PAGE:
The naginata master gains proficiency with naginatas, long spears and similarly weaponry and treats weapons with the reach property as monk weapons, which becomes relevant at higher levels. 8th level allows for the use of ki to enhance these weapons as though they were fists. At 12th and 20th level, these weapons are treated as + one size category . The archetype does lose stunning fist and unarmed strike. 4th level yields Favored Weapon for a reach weapon…which is not a feat I am familiar with. I assume this to reference Weapon Focus, though it is possible that it instead references e.g. the marksman’s favored weapon class ability, which isn’t a feat. Unpleasant hiccup. At 16th level, we have the option to expend reach by 5 ft. for one round as a swift action.
The pinyinist comes with some racial restrictions in Porphyra, excluding some of the weirder races sans classic humanoid physiology from taking the archetype. There is a reason for that: At 4th level, the archetype gets ki meridians, which may be activated by spending a ki point as a swift action and last for Wisdom modifier rounds. One is chosen at 4th level and every 4 levels thereafter, replacing the ki powers that would usually be granted at these levels. 1/day gaining of two ki points, DR, skill or initiative boosts – the benefits are pretty traditional, but the flavor makes them interesting. As a nitpick, I’m not too happy with the bonuses granted being untyped. At 6th level, and again at 10th and 14th, the pinyinist opens a meridian chosen permanently, losing the ability to open them. Kudos: Those that would become really problematic otherwise get unique benefits from being permanently open. 12th level extends the meridian list by a further 6 entries, once more corresponding with organs of the body. Building on that, 18th level provides the means to activate meridians that have been permanently opened for combined boosts, once more featuring a few unique tricks. I love the flavor of this one and the base of the engine, if not necessarily the execution – it could have carried a whole class.
The void monk adds Autohypnosis to the class skills (something that would point towards the Naginata specialist indeed referring to the marksman class feature erroneously as a feat) and has a bad Ref-save, but a good Will-save. Instead of evasion, the monk may substitute an Autohypnosis check for a Will-save, which is mechanically not that smart – as noted time and again before, skill checks are notoriously easy to break. Instead of improved evasion, the void monk gets the means to resist probing into his mind, requiring that any entity attempting to do so succeeds at a massive Sense Motive skill check. Instead of diamond body, the archetype gains no breath. Nice ideas here, though I wished the archetype had a bit more active tricks going on.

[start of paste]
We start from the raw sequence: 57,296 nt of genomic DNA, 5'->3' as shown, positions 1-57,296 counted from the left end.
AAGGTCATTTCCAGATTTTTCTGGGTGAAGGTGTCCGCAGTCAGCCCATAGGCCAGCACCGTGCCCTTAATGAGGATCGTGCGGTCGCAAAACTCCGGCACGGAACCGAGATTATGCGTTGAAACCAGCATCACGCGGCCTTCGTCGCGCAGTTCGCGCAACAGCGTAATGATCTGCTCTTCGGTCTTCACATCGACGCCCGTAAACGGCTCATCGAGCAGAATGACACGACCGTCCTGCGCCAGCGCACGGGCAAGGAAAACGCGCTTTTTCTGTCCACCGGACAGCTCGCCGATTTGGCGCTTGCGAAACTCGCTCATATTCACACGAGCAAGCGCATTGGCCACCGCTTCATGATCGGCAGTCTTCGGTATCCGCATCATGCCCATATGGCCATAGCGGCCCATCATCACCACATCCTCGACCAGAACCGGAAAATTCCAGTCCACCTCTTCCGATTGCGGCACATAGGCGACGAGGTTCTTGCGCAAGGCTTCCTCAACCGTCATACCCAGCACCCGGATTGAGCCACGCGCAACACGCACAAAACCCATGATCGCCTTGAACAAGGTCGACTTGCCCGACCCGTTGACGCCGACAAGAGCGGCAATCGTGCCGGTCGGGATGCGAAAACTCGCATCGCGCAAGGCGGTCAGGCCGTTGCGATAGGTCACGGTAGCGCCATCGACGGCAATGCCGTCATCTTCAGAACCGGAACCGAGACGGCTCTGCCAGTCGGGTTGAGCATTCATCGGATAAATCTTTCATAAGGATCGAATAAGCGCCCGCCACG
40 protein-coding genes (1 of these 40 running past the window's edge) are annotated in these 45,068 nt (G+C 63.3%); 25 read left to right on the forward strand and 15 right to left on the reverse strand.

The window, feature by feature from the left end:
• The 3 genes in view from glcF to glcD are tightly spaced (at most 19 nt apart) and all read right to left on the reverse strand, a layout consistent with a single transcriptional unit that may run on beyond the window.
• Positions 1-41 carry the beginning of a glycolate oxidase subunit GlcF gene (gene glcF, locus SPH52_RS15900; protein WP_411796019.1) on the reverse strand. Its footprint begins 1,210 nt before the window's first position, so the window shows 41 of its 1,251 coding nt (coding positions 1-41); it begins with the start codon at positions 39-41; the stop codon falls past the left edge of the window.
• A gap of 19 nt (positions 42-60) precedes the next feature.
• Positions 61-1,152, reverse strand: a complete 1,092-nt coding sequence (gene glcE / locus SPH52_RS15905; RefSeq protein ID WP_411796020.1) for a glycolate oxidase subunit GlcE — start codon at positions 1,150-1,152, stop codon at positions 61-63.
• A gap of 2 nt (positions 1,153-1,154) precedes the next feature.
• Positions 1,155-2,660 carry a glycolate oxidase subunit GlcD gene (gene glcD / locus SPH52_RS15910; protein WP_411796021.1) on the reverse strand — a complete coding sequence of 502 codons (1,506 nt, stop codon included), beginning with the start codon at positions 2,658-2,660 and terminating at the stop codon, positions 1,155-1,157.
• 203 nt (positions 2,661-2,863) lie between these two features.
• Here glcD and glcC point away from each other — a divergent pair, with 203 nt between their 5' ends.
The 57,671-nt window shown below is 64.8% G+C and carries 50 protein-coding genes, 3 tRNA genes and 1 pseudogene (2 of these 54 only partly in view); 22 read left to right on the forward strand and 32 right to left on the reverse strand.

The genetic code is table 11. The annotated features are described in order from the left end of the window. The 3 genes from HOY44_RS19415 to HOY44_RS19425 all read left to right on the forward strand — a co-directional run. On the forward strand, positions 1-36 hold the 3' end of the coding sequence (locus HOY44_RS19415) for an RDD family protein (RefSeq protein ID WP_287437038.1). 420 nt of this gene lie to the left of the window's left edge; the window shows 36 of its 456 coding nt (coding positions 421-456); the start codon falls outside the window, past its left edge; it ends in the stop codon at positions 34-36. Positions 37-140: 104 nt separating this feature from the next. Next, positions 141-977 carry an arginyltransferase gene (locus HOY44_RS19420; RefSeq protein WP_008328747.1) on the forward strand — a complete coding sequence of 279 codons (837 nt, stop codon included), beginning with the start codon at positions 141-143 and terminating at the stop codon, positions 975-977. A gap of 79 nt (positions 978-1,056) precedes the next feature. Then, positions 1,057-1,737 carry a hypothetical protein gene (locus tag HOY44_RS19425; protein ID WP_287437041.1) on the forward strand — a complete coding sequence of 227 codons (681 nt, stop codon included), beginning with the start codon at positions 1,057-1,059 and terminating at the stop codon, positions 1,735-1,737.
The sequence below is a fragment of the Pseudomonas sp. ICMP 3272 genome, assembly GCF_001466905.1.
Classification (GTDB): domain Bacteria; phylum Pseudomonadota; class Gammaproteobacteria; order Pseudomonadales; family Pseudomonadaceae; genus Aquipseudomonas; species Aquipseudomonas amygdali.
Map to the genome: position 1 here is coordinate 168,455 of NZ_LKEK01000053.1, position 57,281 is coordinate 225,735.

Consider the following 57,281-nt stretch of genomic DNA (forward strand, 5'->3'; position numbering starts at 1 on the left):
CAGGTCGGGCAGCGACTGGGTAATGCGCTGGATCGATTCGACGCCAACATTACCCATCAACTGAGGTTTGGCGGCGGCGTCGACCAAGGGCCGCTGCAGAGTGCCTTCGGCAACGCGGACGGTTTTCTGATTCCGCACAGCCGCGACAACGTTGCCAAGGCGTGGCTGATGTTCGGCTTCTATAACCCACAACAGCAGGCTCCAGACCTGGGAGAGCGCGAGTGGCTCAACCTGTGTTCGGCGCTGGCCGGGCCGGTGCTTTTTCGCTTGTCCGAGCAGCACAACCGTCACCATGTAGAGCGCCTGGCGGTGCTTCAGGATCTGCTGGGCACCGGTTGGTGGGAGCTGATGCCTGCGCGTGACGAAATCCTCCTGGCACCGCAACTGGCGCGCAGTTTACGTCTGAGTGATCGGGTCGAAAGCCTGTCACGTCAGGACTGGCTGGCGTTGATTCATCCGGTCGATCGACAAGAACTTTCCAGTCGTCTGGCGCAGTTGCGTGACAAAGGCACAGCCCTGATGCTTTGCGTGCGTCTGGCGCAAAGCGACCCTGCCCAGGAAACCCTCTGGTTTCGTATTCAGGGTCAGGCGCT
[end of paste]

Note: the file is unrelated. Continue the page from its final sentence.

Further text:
Next up would be the Grasshopper 10-level PrC, which requires BAB 5+, 5 ranks Acrobatics as well as evasion and flurry of blows. The PrC gets d10 HD, 4 + Int skills per level (with a paltry 3 class skills), and does not gain new proficiencies. The PrC has full BAB-progression, as well as ½ Fort- and Ref-save progression. The PrC allows for the addition of both Dexterity and Strength modifiers to attack rolls executed with flurry of blows at 1st level, which, from the get-go, is problematic – this would have made sense for non-unchained monks, but not for the already full BAB unchained monk. The PrC has a ki pool of ½ class level + Wisdom modifier, and thankfully, the ability gets interaction with the ki pool class feature granted by other abilities right. Unarmed strike, flurry and stunning fist scale as though the PrC-levels were unchained monk levels. 2nd level nets a +1 deflection bonus per free hand. Nitpick: The deflection bonus is stated as being cumulative, which could be read as pertaining to the ability (which seems very likely) or as pertaining any deflection bonuses. A more elegant variant would have been to state that the bonus equals the number of free hands, or alternatively increases a deflection bonus accordingly. This would aso have made the interaction with the follow-up ability smoother. At 6th level, while getting at least a +1 deflection bonus from a free hand, they also add Strength modifier as a stacking bonus to AC.
Then again, that’s me nitpicking. At 3rd level and every 2 levels thereafter, the PrC gets to choose a ki power from a limited list. There are a couple of PrC-exclusive ones here: Better jumping, ignoring gravity changes (cool), double jumping mid air via ki, create shockwaves (and fissures!), ignoring limited DR, a variant one-strike flurry powered by ki (with a minor formatting glitch) , maneuvers, alternate kick-damage type…the tricks are cool, with the exception of one of the powers, which just represents a numerical escalation. 4th level nets the ability to hover via ki, and even temporarily fly. Cool and gets maneuverability etc. right. At 6th level, while getting at least a +1 deflection bonus from a free hand, they also add Strength modifier as a stacking bonus to AC. 8th level adds +1 attack to the flurry of kicks, and at 10th level, a flurry can be combined with standard or move actions when attacking with feet only; the action may not imply movement or use feet, which is an uncommon, interesting limiter. The action may also not be used for combat maneuvers or melee attacks, but ranged attacks, potion drinking, etc. are viable.